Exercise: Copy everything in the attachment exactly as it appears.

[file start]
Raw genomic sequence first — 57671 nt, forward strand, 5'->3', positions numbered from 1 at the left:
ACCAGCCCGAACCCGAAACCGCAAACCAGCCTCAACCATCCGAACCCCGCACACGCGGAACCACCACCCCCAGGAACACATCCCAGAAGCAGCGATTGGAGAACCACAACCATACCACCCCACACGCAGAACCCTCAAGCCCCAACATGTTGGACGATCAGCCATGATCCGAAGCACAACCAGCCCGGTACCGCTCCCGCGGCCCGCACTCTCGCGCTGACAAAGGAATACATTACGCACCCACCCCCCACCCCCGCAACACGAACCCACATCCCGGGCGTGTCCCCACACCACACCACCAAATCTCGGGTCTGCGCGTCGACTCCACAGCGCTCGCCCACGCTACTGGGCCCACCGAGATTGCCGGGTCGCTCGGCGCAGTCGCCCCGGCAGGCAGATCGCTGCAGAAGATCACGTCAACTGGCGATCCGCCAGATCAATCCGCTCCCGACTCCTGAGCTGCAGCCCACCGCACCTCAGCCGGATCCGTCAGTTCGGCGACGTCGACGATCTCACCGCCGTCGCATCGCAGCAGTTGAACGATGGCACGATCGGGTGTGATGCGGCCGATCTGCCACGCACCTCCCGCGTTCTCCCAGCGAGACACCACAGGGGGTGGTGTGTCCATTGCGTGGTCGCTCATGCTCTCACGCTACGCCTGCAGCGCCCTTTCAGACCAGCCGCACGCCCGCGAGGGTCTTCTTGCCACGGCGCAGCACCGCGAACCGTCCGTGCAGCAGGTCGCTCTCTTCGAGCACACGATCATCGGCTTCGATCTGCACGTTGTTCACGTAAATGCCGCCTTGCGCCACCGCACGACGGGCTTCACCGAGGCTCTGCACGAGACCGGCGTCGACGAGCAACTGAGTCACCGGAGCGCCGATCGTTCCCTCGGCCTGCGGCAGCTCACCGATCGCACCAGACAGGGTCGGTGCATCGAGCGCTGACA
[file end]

Raw genomic sequence first — 57671 nt, forward strand, 5'->3', positions numbered from 1 at the left:
ACCAGCCCGAACCCGAAACCGCAAACCAGCCTCAACCATCCGAACCCCGCACACGCGGAACCACCACCCCCAGGAACACATCCCAGAAGCAGCGATTGGAGAACCACAACCATACCACCCCACACGCAGAACCCTCAAGCCCCAACATGTTGGACGATCAGCCATGATCCGAAGCACAACCAGCCCGGTACCGCTCCCGCGGCCCGCACTCTCGCGCTGACAAAGGAATACATTACGCACCCACCCCCCACCCCCGCAACACGAACCCACATCCCGGGCGTGTCCCCACACCACACCACCAAATCTCGGGTCTGCGCGTCGACTCCACAGCGCTCGCCCACGCTACTGGGCCCACCGAGATTGCCGGGTCGCTCGGCGCAGTCGCCCCGGCAGGCAGATCGCTGCAGAAGATCACGTCAACTGGCGATCCGCCAGATCAATCCGCTCCCGACTCCTGAGCTGCAGCCCACCGCACCTCAGCCGGATCCGTCAGTTCGGCGACGTCGACGATCTCACCGCCGTCGCATCGCAGCAGTTGAACGATGGCACGATCGGGTGTGATGCGGCCGATCTGCCACGCACCTCCCGCGTTCTCCCAGCGAGACACCACAGGGGGTGGTGTGTCCATTGCGTGGTCGCTCATGCTCTCACGCTACGCCTGCAGCGCCCTTTCAGACCAGCCGCACGCCCGCGAGGGTCTTCTTGCCACGGCGCAGCACCGCGAACCGTCCGTGCAGCAGGTCGCTCTCTTCGAGCACACGATCATCGGCTTCGATCTGCACGTTGTTCACGTAAATGCCGCCTTGCGCCACCGCACGACGGGCTTCACCGAGGCTCTGCACGAGACCGGCGTCGACGAGCAACTGAGTCACCGGAGCGCCGATCGTTCCCTCGGCCTGCGGCAGCTCACCGATCGCACCAGACAGGGTCGGTGCATCGAGCGCTGACA